Ode to the King of Spanish Hams
From a hundred and eighty paces away
I can see two men with sledgehammers
walking toward a concrete slab
covering Salvador Dali’s bones.
(A judge ordered them to fetch
a bit of DNA from one or both
of the curled ends of his mustache.)
A melting sun lingers high in the sky
dripping down on the town of Figueres
while two tourists sit in a café to feast
on a large clay dish filled with zarzuela.
(Zarzuela is a traditional Catalonian dish
of various kinds of seafood cooked
in a rich sauce. It’s somewhat like
what Parisians call bouillabaisse—
but each is quite different
from the other, much like
Parisians and Catalonians are
from each other.)
Smash… Smash… Smash—go the hammers.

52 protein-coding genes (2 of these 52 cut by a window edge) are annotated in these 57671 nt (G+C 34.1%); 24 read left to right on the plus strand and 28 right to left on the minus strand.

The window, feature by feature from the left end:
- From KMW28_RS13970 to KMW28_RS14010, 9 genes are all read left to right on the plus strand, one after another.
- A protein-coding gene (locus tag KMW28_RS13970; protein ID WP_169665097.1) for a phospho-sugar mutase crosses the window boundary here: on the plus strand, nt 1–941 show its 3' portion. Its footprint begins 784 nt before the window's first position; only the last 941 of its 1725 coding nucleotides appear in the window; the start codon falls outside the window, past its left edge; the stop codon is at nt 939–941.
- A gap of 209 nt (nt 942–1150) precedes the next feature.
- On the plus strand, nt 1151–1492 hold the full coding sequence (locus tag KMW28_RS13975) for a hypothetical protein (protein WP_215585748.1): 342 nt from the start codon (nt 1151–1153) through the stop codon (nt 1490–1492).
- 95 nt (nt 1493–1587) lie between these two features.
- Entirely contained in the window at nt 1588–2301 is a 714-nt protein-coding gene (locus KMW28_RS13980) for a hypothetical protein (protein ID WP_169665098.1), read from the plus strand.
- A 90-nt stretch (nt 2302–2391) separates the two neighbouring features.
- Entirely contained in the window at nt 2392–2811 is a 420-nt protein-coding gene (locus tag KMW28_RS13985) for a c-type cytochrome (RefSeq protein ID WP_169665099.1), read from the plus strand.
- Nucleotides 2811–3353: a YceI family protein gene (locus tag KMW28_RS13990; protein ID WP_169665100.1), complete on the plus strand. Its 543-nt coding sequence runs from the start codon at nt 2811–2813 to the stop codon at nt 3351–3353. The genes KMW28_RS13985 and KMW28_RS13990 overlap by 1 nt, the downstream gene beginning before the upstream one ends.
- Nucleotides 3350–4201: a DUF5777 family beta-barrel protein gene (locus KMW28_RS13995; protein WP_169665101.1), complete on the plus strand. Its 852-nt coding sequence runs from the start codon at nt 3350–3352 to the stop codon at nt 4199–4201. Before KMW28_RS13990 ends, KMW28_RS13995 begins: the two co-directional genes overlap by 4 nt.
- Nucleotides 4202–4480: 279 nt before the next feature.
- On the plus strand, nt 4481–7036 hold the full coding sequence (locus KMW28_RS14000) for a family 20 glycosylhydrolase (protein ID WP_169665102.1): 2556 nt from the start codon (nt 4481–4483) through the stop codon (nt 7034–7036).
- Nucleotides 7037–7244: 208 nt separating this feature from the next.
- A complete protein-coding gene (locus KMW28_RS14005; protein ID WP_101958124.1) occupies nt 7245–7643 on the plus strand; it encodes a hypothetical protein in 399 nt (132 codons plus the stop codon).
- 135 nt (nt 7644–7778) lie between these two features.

To Arms… To Arms… To Arms—cries a loaf of bread.
Save Him… Save Him… Save Him—pleads a crutch.
And with that, an army of champagne glasses
shaped like Marie Antoinette’s left breast
assemble and march willingly to war, to war, to war,
to defend the King of Spanish Hams.
And from this dream I wake, and think to myself:
‘If that wasn’t surreal, I don’t know what is.’
While the King of Spanish Hams
sleeps in his tomb in Figueres
pleased that his name is once again
wet on the lips of the world
as he waits for some fool
to order another fool
to crack open Pandora’s box.
Charles Joseph lives and writes deep in the heart of New Jersey. He is the author of NO OUTLET (a novel), a number of poetry chapbooks, and Chameleon Omnibus Unum 2012-2016, a collection of poems and stories. His work has appeared in various literary journals and online magazines. He is Neapolitan by way of his father’s side, and Sicilian by way of his mother’s—which makes him a lot of fun at parties and funerals. Visit him at http://www.charlesjosephlit.com
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